Exercise :

Study the existence and the uniqueness of the solutions of the initial value problem :

$$y'' + p(x)y' + q(x)y = f(x)$$

$$y(x_0) = y_0, y'(x_0) = y_1$$

where $p(x),q(x),f(x)$ continuous functions in some domain $a<x<b$ with $x_0 \in (a,b)$.

Now, I do not know how to handle this. I know that for a simple case : $y' = f(x,y)$, you can study and determine the existence of a solution in a domain $D = \{(x,y) \in \mathbb R^2:|y-y_0|\leq ε,|x-x_0| = \delta\}$ if the function $f(x,y)$ is continuous over $D$, while for the uniqueness, you just check if the function is bounded/Lipschitz. But on this case, that it involves multiple function that we do not know if they're $\neq 0$ and also a second-derivative, how should I approach ? What exactly shall I do to answer the question thoroughly ?

Thanks in advance !


First of all note, that the 'simple' case $y'=f(x,y)$ already encompasses your problem in the following way:

Set $z_1'(x)=z_2(x)$ and $z_2'(x)=f(x)-p(x)z_2(x)-q(x)z_1(x)$ as your new system. Here $z_1$ plays the role of $y$, while $z_2$ is for $y'$. Hence you can define an $g:\mathbb{R}\times\mathbb{R}^2\rightarrow\mathbb{R}^2$ by $$g_1(x,z)=z_2,\quad g_2(x,z)=f(x)-p(x)z_2-q(x)z_1.$$ Now note, that this $g$ plays the same role as your '$f(x,y)$'. Since $p,q,f$ are continuous, this $g$ is continuous in $x$ as well. Now you need to check a local Lipschitz condition for the $z$ variable, which is fullfilled if $g$ is differentiable in the $z$ variable. Please check this last fact for yourself.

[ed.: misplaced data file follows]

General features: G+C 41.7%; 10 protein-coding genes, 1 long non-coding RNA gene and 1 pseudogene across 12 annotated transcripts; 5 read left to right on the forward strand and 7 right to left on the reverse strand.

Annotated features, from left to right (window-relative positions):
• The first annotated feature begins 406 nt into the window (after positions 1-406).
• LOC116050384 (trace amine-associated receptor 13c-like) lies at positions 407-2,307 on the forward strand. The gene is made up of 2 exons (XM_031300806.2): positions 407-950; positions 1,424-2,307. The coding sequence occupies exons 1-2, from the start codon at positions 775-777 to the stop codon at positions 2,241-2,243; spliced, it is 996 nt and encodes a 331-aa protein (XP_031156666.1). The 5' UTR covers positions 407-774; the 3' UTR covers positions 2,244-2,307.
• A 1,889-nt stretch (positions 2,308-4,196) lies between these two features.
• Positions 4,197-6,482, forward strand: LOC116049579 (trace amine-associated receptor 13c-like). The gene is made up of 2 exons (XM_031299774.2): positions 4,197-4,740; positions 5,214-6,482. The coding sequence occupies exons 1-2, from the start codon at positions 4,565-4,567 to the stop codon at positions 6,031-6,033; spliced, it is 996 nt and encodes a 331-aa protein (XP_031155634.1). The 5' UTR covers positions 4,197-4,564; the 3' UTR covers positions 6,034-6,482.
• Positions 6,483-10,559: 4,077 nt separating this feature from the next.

• $\begingroup$ I get how to fix a new differential system and show through continuous functions that a solution exists. But how would I find a Lipschitz constant or inequality since no information about bounds are listed for the functions ? $\endgroup$ – Rebellos Oct 23 '17 at 15:57
  • $\begingroup$ $p,q,f$ are continuous, so they are bounded on compact sets. For $x_0\in (a,b)$ choose an $\varepsilon$ such that $\overline{B_{\varepsilon}(x_0)}\subset(a,b)$ and use this $\overline{B_{\varepsilon}(x_0)}$ as your compact set. Remember you only need a local Lipschitz condition (see e.g. math.stackexchange.com/questions/518323/…) $\endgroup$ – humanStampedist Oct 24 '17 at 10:11

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